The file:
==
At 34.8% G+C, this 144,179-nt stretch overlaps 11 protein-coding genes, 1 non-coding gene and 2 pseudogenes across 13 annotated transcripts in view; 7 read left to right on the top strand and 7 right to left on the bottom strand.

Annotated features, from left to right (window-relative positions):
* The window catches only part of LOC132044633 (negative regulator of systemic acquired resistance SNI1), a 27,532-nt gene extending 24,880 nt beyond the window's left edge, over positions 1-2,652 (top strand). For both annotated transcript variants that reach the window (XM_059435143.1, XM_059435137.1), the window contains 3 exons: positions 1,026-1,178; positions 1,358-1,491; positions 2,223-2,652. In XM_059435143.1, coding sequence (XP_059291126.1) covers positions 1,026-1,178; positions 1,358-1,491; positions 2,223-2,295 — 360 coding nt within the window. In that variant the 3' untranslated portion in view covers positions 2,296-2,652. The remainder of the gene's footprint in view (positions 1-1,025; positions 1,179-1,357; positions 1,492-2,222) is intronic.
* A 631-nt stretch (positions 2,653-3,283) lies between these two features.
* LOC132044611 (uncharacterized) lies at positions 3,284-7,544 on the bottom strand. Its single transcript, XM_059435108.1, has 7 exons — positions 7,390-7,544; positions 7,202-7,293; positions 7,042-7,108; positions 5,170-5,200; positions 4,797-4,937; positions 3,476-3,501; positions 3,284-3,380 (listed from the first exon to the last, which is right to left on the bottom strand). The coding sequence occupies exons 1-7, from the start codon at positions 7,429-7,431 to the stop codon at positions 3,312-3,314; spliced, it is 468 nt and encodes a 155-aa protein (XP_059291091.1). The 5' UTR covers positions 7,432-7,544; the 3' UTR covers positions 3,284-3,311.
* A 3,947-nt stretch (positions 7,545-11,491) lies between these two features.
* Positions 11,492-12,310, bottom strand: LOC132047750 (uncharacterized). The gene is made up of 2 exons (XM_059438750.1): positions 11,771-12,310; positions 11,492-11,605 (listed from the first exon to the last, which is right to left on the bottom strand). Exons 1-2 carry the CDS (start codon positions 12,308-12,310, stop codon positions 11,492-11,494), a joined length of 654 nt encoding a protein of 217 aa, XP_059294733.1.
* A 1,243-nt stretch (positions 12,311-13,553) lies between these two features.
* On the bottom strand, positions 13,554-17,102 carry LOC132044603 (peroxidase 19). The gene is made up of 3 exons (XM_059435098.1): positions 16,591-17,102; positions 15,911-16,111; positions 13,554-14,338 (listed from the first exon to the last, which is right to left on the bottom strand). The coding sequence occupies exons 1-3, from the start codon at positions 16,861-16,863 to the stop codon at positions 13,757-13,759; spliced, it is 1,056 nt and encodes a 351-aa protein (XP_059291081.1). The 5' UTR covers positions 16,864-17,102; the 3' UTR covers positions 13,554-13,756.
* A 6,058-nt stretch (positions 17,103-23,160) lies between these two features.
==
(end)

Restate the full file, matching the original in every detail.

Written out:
At 34.8% G+C, this 144,179-nt stretch overlaps 11 protein-coding genes, 1 non-coding gene and 2 pseudogenes across 13 annotated transcripts in view; 7 read left to right on the top strand and 7 right to left on the bottom strand.

Annotated features, from left to right (window-relative positions):
* The window catches only part of LOC132044633 (negative regulator of systemic acquired resistance SNI1), a 27,532-nt gene extending 24,880 nt beyond the window's left edge, over positions 1-2,652 (top strand). For both annotated transcript variants that reach the window (XM_059435143.1, XM_059435137.1), the window contains 3 exons: positions 1,026-1,178; positions 1,358-1,491; positions 2,223-2,652. In XM_059435143.1, coding sequence (XP_059291126.1) covers positions 1,026-1,178; positions 1,358-1,491; positions 2,223-2,295 — 360 coding nt within the window. In that variant the 3' untranslated portion in view covers positions 2,296-2,652. The remainder of the gene's footprint in view (positions 1-1,025; positions 1,179-1,357; positions 1,492-2,222) is intronic.
* A 631-nt stretch (positions 2,653-3,283) lies between these two features.
* LOC132044611 (uncharacterized) lies at positions 3,284-7,544 on the bottom strand. Its single transcript, XM_059435108.1, has 7 exons — positions 7,390-7,544; positions 7,202-7,293; positions 7,042-7,108; positions 5,170-5,200; positions 4,797-4,937; positions 3,476-3,501; positions 3,284-3,380 (listed from the first exon to the last, which is right to left on the bottom strand). The coding sequence occupies exons 1-7, from the start codon at positions 7,429-7,431 to the stop codon at positions 3,312-3,314; spliced, it is 468 nt and encodes a 155-aa protein (XP_059291091.1). The 5' UTR covers positions 7,432-7,544; the 3' UTR covers positions 3,284-3,311.
* A 3,947-nt stretch (positions 7,545-11,491) lies between these two features.
* Positions 11,492-12,310, bottom strand: LOC132047750 (uncharacterized). The gene is made up of 2 exons (XM_059438750.1): positions 11,771-12,310; positions 11,492-11,605 (listed from the first exon to the last, which is right to left on the bottom strand). Exons 1-2 carry the CDS (start codon positions 12,308-12,310, stop codon positions 11,492-11,494), a joined length of 654 nt encoding a protein of 217 aa, XP_059294733.1.
* A 1,243-nt stretch (positions 12,311-13,553) lies between these two features.
* On the bottom strand, positions 13,554-17,102 carry LOC132044603 (peroxidase 19). The gene is made up of 3 exons (XM_059435098.1): positions 16,591-17,102; positions 15,911-16,111; positions 13,554-14,338 (listed from the first exon to the last, which is right to left on the bottom strand). The coding sequence occupies exons 1-3, from the start codon at positions 16,861-16,863 to the stop codon at positions 13,757-13,759; spliced, it is 1,056 nt and encodes a 351-aa protein (XP_059291081.1). The 5' UTR covers positions 16,864-17,102; the 3' UTR covers positions 13,554-13,756.
* A 6,058-nt stretch (positions 17,103-23,160) lies between these two features.